WASHINGTON — With its natural wood floors and plush upholstery, Carafem aims to feel more like a spa than a medical clinic. But the slick ads set to go up in Metro stations across the Washington region leave nothing to doubt: “Abortion. Yeah, we do that.”
The clinic, which opened at the end of March in Friendship Heights, Md., specializes in the abortion pill and will be unique for its advertising. Its unabashed approach also reflects a new push to destigmatize the nation’s most controversial medical procedure by talking about it openly and unapologetically.
Plagued by political setbacks in recent years, abortion-rights activists are now seeking to normalize abortion, to put a human face — and in some cases, even a positive spin — on the procedure.
In Los Angeles County, groups recently sent women door-to-door in conservative neighborhoods to talk about their abortion experiences in the hopes of changing minds.
A series of Democratic lawmakers have publicly acknowledged having undergone the procedure. And new online projects solicit personal testimonials, including from women who have no regrets about terminating their pregnancies.
At Carafem, staff members plan to greet clients with warm teas, comfortable robes, and a matter-of-fact attitude.
“We don’t want to talk in hushed tones,” Carafem president Christopher Purdy said. “We use the A-word.”
The campaign comes as the abortion-rights movement is struggling politically. Since 2010, states have enacted more than 200 laws restricting the procedure and dozens of clinics have closed. Groups on both sides agree that antiabortion activists have the momentum, with a simpler message — “abortion kills” — and a gut-level emotional appeal.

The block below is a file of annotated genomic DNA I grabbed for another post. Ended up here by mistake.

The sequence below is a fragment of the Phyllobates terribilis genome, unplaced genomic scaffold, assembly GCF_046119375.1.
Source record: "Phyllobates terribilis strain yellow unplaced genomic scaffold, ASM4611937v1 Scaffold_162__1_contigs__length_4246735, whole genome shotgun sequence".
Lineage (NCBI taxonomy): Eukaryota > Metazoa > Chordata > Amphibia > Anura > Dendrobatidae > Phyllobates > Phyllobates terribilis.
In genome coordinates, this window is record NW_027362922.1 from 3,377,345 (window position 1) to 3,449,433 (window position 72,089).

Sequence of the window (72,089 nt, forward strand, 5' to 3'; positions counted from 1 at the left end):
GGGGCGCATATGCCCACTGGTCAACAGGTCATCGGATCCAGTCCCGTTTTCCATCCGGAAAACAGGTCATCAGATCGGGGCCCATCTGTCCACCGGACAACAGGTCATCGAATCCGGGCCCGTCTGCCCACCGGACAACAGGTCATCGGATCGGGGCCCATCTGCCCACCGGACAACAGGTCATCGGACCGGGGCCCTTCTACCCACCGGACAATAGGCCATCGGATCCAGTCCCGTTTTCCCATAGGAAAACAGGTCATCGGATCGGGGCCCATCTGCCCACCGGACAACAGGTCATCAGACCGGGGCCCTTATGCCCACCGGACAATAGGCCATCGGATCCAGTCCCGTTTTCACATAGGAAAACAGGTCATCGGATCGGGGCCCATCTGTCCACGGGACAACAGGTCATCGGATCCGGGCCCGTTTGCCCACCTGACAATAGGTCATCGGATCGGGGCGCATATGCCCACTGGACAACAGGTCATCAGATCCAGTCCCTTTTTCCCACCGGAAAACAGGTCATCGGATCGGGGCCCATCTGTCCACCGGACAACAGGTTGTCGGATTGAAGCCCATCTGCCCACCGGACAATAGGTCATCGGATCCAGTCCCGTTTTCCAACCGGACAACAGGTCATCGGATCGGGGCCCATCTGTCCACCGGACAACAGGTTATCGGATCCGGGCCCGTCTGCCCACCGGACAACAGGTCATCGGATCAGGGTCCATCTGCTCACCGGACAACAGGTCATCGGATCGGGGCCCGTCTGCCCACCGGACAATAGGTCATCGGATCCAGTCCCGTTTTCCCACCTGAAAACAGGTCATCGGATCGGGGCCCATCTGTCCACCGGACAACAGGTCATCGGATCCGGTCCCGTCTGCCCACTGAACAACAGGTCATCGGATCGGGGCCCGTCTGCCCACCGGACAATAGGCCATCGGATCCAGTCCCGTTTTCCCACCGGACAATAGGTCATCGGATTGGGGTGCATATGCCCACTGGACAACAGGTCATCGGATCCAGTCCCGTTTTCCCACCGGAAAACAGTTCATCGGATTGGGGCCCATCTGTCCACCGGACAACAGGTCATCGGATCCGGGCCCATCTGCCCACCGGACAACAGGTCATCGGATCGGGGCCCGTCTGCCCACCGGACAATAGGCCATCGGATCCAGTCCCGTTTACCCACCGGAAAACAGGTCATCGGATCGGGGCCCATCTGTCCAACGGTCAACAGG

Even Americans who support abortion rights are often deeply conflicted about the procedure. Although a majority of Americans say abortion should be available in most cases, polls show roughly half of those surveyed also think abortion is morally wrong.
“Most people in this country do not think abortion is a good thing on its face, even if they deeply believe it should be legal,” said Lanae Erickson Hatalsky, director of social policy and politics for Third Way.
Hatalsky praised efforts to “destigmatize” the procedure, which she said is attracting a passionate new crop of young activists to the movement.
Groups such as Planned Parenthood are trying to walk a fine line, appealing to these young activists while also remaining palatable to the majority of Americans who are conflicted.
“We still do a lot of work with people who are less supportive of abortion, and one way we need to communicate is in a more empathetic framework that kind of says, ‘Look, these are really complicated personal issues,’ ” Planned Parenthood spokesman Eric Ferrero said, but “we also need to be unapologetic and bold” to connect with young people.
Marjorie Dannenfelser, president of the Susan B. Anthony List, an antiabortion group, predicts the approach will fail. Even people who support abortion rights “don’t necessarily see it as something to celebrate,” she said.
Carol Tobias, president of National Right to Life, a prominent antiabortion group, agreed. Tobias said she thinks people will be “disgusted” by Carafem. “Abortion is not pleasant,” she said, “and try-
ing to put pretty wrappings around the procedure isn’t going to make any difference.”